Some users find that animations or parallax scrolling cause nausea, whereas others simply find them distracting. Where elements or media play automatically, they should at least be easy to stop, by providing the user with prominent playback controls.

 

Inclusive design principle number 3: offer choice

Consider providing different ways for people to complete tasks, especially those that are complex or non-standard.

There is often more than one way to complete a task. You cannot assume what someone’s preferred way might be. By providing alternatives for layout and task completion, you offer people choices that suit them and their circumstances at the time.

Examples of how to achieve this principle:

Multiple ways to complete an action

Where appropriate, provide multiple ways to complete an action. On mobile, swipe to delete an item can be supported together with an edit button that allows you to select items, then delete. An example of this is in iOS mail.

Accessible alternatives

Alternative ways of presenting data, such as data tables for infographics, should be available to all users as an option rather than a hidden link just for screen reader users. Accessible alternatives can benefit not just a specific target group but all users as long as we offer the choice.

Layout

Where there are long lists of content, consider offering a grid or list layout option. This supports people who may want larger images on screen or smaller rows.

 

Inclusive design principle number 4: consider situation

People use your interface in different situations. Make sure your interface delivers a valuable experience to people regardless of their circumstances.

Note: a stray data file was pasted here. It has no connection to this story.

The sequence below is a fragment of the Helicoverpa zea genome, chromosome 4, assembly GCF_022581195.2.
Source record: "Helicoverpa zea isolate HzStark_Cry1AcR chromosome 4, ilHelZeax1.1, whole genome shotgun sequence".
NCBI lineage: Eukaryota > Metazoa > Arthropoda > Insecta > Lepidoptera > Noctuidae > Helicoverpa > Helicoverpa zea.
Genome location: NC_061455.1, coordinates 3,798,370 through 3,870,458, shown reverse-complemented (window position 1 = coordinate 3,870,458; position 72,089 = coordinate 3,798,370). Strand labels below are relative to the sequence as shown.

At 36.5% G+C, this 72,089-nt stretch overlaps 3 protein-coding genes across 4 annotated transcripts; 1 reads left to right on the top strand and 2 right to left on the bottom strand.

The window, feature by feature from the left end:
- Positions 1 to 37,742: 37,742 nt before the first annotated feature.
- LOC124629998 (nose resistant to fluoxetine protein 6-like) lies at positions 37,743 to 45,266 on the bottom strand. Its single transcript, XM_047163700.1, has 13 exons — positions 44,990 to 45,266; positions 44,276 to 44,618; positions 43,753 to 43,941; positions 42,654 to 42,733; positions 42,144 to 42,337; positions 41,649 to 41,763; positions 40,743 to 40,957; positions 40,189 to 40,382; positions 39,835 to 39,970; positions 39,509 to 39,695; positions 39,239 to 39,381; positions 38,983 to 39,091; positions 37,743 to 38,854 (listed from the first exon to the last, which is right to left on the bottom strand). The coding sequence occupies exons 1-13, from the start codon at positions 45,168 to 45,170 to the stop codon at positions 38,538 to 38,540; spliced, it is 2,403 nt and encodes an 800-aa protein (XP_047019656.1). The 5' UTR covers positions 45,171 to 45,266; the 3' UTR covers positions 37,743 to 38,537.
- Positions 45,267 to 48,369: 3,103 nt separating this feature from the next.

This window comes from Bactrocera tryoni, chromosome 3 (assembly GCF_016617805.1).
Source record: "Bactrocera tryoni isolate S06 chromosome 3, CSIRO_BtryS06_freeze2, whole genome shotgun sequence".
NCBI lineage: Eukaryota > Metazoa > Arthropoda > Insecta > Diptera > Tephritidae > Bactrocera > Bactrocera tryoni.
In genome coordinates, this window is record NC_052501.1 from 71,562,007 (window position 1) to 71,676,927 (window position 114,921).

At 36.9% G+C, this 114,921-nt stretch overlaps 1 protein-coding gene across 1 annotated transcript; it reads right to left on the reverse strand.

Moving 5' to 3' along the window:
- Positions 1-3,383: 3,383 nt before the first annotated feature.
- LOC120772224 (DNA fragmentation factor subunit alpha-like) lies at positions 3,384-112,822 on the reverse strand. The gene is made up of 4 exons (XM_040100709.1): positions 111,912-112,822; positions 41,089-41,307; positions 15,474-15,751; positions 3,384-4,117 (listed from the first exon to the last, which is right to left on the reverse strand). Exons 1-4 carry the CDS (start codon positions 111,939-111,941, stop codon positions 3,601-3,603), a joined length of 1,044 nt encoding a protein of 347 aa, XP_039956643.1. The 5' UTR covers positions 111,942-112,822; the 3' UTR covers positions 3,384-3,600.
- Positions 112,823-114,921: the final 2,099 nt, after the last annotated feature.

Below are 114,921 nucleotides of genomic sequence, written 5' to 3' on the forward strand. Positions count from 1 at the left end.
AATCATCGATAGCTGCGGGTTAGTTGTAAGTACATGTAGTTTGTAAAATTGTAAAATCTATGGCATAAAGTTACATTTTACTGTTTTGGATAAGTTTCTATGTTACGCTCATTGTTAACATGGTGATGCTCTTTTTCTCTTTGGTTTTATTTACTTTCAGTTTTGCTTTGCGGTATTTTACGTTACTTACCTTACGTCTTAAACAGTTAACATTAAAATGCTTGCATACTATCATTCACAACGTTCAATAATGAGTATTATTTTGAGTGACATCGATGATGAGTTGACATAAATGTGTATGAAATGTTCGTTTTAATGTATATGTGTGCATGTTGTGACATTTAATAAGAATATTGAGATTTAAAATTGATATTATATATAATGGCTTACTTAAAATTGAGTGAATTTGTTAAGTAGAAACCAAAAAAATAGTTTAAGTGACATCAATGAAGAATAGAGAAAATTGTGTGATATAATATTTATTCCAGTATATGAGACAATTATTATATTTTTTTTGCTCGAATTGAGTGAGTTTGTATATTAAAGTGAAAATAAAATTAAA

Some people will be first time users, whereas others will be established users, users at work, users at home, users on the move and users under pressure. All of these situations can have an impact. For those who already find interaction challenging, this impact may make usage particularly difficult.

Examples of how to achieve this principle:

Colour contrast

When using an interface outdoors, good contrast lessens the impact of bright sunshine.

Context-sensitive help

Users may need help when they first encounter a complex form or interaction. This help may become redundant, even distracting, as a user becomes more familiar with the form or interaction.

Context-sensitive help provides the user with choice as to when they access help and better control over the page.

Captions on the go

You’re aware that the video content you are providing will be consumed on mobile devices, which may be in public spaces where people might prefer to consume the content without being antisocial. For smaller viewports, the sound is switched off and captions activated by default.

 

Inclusive design principle number 5: be consistent

Use familiar conventions and apply them consistently.

Familiar interfaces borrow from well-established patterns. These should be used consistently within the interface to reinforce their meaning and purpose. This should be applied to functionality, behaviour, editorial and presentation.

You should say the same things in the same way and users should be able to do the same things in the same way.

Examples of how to achieve this principle:

Consistent design patterns

Use consistent web and platform design patterns to help build familiarity and understanding.

Consistent editorial